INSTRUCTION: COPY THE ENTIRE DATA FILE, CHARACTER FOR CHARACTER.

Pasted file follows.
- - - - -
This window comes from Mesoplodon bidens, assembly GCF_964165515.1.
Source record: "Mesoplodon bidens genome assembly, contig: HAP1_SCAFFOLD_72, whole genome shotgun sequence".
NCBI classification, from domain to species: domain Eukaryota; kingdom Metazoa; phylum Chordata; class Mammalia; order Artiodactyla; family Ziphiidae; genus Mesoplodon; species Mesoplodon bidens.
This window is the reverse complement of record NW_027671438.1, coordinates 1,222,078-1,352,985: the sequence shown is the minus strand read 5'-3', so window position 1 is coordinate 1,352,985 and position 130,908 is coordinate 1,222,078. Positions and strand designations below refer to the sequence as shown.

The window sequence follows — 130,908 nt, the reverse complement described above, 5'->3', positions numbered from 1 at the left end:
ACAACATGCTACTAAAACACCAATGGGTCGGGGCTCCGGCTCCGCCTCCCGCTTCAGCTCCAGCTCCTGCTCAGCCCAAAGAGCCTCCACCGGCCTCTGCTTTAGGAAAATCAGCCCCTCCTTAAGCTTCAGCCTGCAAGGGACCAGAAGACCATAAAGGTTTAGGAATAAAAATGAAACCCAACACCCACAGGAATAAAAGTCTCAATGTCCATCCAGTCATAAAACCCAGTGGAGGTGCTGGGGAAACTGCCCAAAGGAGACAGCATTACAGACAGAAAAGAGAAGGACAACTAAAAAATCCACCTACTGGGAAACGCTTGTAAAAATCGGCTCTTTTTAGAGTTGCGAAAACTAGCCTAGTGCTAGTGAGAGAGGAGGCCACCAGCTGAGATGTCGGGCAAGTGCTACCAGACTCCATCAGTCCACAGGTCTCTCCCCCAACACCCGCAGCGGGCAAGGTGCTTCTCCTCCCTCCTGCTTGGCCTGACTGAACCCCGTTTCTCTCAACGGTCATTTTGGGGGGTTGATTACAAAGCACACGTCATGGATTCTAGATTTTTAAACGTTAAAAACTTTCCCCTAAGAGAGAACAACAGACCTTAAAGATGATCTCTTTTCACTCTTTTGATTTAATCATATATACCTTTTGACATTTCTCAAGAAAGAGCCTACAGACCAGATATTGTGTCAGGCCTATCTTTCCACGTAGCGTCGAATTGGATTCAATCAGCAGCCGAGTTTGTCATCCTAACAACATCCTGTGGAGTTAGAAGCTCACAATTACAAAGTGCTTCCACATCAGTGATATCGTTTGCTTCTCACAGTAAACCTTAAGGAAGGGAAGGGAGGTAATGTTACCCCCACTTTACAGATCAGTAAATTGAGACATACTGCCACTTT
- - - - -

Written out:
This window comes from Mesoplodon bidens, assembly GCF_964165515.1.
Source record: "Mesoplodon bidens genome assembly, contig: HAP1_SCAFFOLD_72, whole genome shotgun sequence".
NCBI classification, from domain to species: domain Eukaryota; kingdom Metazoa; phylum Chordata; class Mammalia; order Artiodactyla; family Ziphiidae; genus Mesoplodon; species Mesoplodon bidens.
This window is the reverse complement of record NW_027671438.1, coordinates 1,222,078-1,352,985: the sequence shown is the minus strand read 5'-3', so window position 1 is coordinate 1,352,985 and position 130,908 is coordinate 1,222,078. Positions and strand designations below refer to the sequence as shown.

The window sequence follows — 130,908 nt, the reverse complement described above, 5'->3', positions numbered from 1 at the left end:
ACAACATGCTACTAAAACACCAATGGGTCGGGGCTCCGGCTCCGCCTCCCGCTTCAGCTCCAGCTCCTGCTCAGCCCAAAGAGCCTCCACCGGCCTCTGCTTTAGGAAAATCAGCCCCTCCTTAAGCTTCAGCCTGCAAGGGACCAGAAGACCATAAAGGTTTAGGAATAAAAATGAAACCCAACACCCACAGGAATAAAAGTCTCAATGTCCATCCAGTCATAAAACCCAGTGGAGGTGCTGGGGAAACTGCCCAAAGGAGACAGCATTACAGACAGAAAAGAGAAGGACAACTAAAAAATCCACCTACTGGGAAACGCTTGTAAAAATCGGCTCTTTTTAGAGTTGCGAAAACTAGCCTAGTGCTAGTGAGAGAGGAGGCCACCAGCTGAGATGTCGGGCAAGTGCTACCAGACTCCATCAGTCCACAGGTCTCTCCCCCAACACCCGCAGCGGGCAAGGTGCTTCTCCTCCCTCCTGCTTGGCCTGACTGAACCCCGTTTCTCTCAACGGTCATTTTGGGGGGTTGATTACAAAGCACACGTCATGGATTCTAGATTTTTAAACGTTAAAAACTTTCCCCTAAGAGAGAACAACAGACCTTAAAGATGATCTCTTTTCACTCTTTTGATTTAATCATATATACCTTTTGACATTTCTCAAGAAAGAGCCTACAGACCAGATATTGTGTCAGGCCTATCTTTCCACGTAGCGTCGAATTGGATTCAATCAGCAGCCGAGTTTGTCATCCTAACAACATCCTGTGGAGTTAGAAGCTCACAATTACAAAGTGCTTCCACATCAGTGATATCGTTTGCTTCTCACAGTAAACCTTAAGGAAGGGAAGGGAGGTAATGTTACCCCCACTTTACAGATCAGTAAATTGAGACATACTGCCACTTT